The above photo is not from Alabama in the 1960s.  Instead, it is from a few days ago in Ferguson, Missouri, the sight of another incident of an unarmed black teenager getting shot to death, this time by a uniformed police officer.  The details of what exactly happened last Saturday afternoon that led to this shooting are sketchy at best.  The one thing that is not up for debate: an 18-year-old boy named Michael Brown, on his way to see his grandmother, was gunned down in the street even though he had no weapon.  And a community, and a nation, are rightly outraged.  A crowd began forming to protest, chanting "Don't Shoot!" with their arms raised over their heads as apparently Michael had done.  No doubt someone in Michael's family had taught him as a young black male put your arms up so the cops will see you are unarmed.  This is the real world for our African-American children in this country: their families teach them how to respond when stopped by the police.  It's right there along side how to ride a bicycle because it is such a common day occurence.   In Michael's case, not even his training to raise up his arms could protect him from getting shot to death.

The situation has been tense with barking police dogs, armored SWAT teams, and officers in riot gear.  There have been some blow-outs with protestors getting shot by rubber bullets and one night the news was filled with images of looting.  The Missouri Highway Patrol has been called in to take over the policing duties in Ferguson.  Meanwhile, the officer who shot Michael Brown remains anonymous.  There is fear that someone might retaliate by killing him.      

This evening, my friend the Very Rev. Mike Kinman was one of the adults marching with the youth of Ferguson and the greater St. Louis area.  Happily he reported on Facebook that the youth were leading, and the police, this time the state troopers, had actually come together with the protestors and were talking with people.  Even though the crowd had swelled to 2,000, everyone was respecting each other, and the march to the police headquarters was proceeding peacefully.  Mike's description is reminiscent of a story told about the man who is today's "Saint of the Day" in the Episcopal Church calendar: my New Hampshire hero Jonathan Myrick Daniels.



The above photo IS from Alabama in the 1960s.  Jonathan Daniels was a seminarian from the Episcopal Theological Seminary in Cambridge, MA, who went South and stayed to work in the civil rights movement there.  Daniels marched, he tutored black children, and was known for making some of the good white Episcopalians of Alabama uncomfortable when he would bring African-Americans along with him to church.  What made me think of my friend's description of things in Ferguson tonight was this account from Daniels' diary, a story that is one of my favorites about this hot-headed Yankee:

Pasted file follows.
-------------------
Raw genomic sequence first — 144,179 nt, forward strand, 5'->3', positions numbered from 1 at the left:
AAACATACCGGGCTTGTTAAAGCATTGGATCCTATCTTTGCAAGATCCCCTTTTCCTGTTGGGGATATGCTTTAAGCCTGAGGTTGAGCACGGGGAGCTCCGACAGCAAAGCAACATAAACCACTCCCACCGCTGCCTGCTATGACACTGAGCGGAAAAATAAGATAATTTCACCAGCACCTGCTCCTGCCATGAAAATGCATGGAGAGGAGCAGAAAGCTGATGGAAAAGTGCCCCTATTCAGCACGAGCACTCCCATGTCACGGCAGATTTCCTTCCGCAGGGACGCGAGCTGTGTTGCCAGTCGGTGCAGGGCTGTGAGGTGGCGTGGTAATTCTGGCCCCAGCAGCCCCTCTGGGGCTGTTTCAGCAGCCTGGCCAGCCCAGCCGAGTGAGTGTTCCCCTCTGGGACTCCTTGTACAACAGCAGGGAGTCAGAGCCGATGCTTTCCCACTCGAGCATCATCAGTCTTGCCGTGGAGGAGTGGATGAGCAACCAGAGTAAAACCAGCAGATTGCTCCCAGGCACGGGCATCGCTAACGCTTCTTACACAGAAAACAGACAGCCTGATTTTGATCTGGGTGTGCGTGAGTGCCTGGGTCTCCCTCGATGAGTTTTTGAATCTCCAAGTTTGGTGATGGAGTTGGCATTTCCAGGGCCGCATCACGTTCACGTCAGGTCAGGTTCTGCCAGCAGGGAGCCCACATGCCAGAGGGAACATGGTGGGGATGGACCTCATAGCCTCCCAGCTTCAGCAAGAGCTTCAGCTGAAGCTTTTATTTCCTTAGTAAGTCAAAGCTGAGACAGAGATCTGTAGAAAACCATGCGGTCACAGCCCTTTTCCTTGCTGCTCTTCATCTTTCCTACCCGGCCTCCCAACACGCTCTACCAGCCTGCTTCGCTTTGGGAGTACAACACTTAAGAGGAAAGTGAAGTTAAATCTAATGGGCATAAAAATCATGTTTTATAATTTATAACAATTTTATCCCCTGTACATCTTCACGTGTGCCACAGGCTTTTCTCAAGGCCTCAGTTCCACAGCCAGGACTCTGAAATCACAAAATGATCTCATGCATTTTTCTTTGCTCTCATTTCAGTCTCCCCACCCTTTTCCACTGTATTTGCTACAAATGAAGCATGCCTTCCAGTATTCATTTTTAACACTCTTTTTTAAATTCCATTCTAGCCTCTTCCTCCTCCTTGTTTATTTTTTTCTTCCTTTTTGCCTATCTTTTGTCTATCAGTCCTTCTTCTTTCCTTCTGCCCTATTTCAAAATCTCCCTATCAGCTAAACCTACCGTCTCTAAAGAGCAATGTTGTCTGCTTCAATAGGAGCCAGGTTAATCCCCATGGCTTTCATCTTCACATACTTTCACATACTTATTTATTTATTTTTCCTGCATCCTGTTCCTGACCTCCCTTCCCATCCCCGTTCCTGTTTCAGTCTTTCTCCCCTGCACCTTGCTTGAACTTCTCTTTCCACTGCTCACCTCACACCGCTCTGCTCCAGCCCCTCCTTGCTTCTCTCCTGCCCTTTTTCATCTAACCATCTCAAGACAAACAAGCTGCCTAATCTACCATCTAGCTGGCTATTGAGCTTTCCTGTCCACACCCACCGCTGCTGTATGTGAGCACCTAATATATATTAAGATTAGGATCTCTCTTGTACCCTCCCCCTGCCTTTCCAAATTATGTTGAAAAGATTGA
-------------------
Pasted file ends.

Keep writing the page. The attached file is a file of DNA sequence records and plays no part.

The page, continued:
After a week-long, rain-soaked vigil, we still stood face to face with the Selma police. I stood, for a change, in the front rank, ankle-deep in an enormous puddle. To my immediate right were high school students, for the most part, and further to the right were a swarm of clergymen. My end of the line surged forward at one point, led by a militant Episcopal priest whose temper (as usual) was at combustion-point. Thus I found myself only inches from a young policeman. The air crackled with tension and open hostility. Emma Jean, a sophomore in the Negro high school, called my name from behind. I reached back for her hand to bring her up to the front rank, but she did not see. Again she asked me to come back. My determination had become infectiously savage, and I insisted that she come forward--I would not retreat! Again I reached for her hand and pulled her forward. The young policeman spoke: "You're dragging her through the puddle. You ought to be ashamed for treating a girl like that." Flushing--I had forgotten the puddle--I snarled something at him about whose-fault-it-really-was, that managed to be both defensive and self-righteous. We matched baleful glances and then both looked away. And then came a moment of shattering internal quiet, in which I felt shame, indeed, and a kind of reluctant love for the young policeman. I apologized to Emma Jean. And then it occurred to me to apologize to him and to thank him. Though he looked away in contempt--I was not altogether sure I blamed him--I had received a blessing I would not forget. Before long the kids were singing, "I love ---." One of my friends asked [the young policeman] for his name. His name was Charlie. When we sang for him, he blushed and then smiled in a truly sacramental mixture of embarrassment and pleasure and shyness. Soon the young policeman looked relaxed, we all lit cigarettes (in a couple of instances, from a common match, and small groups of kids and policemen clustered to joke or talk cautiously about the situation. It was thus a shock later to look across the rank at the clergymen and their opposites, who glared across a still unbroken "Wall" in what appeared to be silent hatred. Had I been freely arranging the order for Evening Prayer that night, I think I might have followed the General Confession directly with the General Thanksgiving--or perhaps the Te Deum.